Hong Kong citizens took to the streets on July 1 shortly after Chinese President Hu Jintao swore in Leung Chun-ying as the new chief executive for the Hong Kong Special Administrative Region. According to Hong Kong police, the crowd numbered 55,000 to 65,000 while organizers of the protest put the number at 400,000, making it the third-largest of the annual July 1 protests since Hong Kong¡¯s return to China. Protestors waved banners accusing Mr. Leung of being a ¡°wolf in sheep¡¯s clothing¡± and harboring sympathies for the mainland¡¯s Chinese Communist Party. Many expressed concerns that Mr. Leung will use his position to limit the freedoms and rights Hong Kong enjoys under the ¡°one country, two systems¡± model put in place since Hong Kong returned to China in 1997. Others questioned Mr. Leung¡¯s credibility after reports indicated he owned property with ¡°illegal structures,¡± additions to his house built without notifying the proper authorities or receiving official approval. The swearing-in ceremony, which was conducted in the mainland¡¯s official language of Mandarin rather than Hong Kong¡¯s preferred dialect of Cantonese, was briefly interrupted by an unidentified man, who shouted at President Hu to end one-party rule in China and remember the 1989 Tiananmen Square massacre. (CNN, New York Times, July 1; BBC, July 2)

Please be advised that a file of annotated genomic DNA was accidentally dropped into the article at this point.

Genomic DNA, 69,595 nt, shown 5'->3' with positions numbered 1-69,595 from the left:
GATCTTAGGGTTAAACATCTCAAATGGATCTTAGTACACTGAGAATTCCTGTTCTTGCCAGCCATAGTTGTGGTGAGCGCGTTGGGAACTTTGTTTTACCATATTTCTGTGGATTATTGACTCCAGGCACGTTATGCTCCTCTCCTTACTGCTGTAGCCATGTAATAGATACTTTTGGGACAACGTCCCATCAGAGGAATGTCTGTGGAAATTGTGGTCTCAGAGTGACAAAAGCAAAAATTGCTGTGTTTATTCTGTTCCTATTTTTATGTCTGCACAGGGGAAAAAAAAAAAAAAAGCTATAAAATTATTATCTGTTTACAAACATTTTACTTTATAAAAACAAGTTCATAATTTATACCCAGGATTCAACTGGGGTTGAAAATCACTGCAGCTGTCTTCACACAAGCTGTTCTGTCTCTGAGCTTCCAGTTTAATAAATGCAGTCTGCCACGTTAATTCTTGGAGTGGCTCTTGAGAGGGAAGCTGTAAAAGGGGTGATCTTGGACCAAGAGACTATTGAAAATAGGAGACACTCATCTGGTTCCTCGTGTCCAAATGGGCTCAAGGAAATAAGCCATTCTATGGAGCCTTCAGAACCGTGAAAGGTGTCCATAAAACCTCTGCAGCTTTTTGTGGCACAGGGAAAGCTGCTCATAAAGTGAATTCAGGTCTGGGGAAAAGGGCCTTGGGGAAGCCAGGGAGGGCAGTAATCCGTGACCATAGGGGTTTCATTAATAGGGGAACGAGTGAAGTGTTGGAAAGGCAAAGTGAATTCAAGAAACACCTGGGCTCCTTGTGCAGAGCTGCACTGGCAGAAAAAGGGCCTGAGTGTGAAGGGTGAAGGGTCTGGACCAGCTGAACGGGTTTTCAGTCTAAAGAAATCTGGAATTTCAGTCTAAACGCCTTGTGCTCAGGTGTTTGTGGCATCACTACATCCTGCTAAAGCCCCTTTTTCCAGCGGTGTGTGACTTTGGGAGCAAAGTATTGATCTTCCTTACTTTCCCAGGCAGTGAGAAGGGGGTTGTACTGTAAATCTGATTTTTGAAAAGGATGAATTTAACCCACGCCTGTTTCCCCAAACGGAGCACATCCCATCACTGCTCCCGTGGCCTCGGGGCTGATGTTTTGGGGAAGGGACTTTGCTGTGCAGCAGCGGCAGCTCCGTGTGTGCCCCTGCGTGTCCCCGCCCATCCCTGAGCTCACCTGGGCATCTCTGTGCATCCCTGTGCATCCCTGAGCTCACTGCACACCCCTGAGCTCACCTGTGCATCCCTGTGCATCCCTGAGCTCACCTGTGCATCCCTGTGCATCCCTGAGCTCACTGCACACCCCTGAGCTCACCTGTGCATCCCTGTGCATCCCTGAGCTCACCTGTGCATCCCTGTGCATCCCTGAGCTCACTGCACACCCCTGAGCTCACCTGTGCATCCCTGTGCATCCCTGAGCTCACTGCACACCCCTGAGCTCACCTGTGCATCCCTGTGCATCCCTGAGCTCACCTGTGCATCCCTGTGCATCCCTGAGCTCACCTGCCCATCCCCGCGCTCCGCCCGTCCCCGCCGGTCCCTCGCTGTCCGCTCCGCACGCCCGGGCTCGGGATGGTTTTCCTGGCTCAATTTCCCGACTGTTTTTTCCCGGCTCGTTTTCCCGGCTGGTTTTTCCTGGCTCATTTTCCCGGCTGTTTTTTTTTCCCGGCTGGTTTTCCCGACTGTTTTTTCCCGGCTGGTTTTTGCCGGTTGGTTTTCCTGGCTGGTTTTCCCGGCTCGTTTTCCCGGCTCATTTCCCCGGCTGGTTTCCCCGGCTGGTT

Foiled hijacking in Xinjiang leaves two suspects dead, ethnic tensions high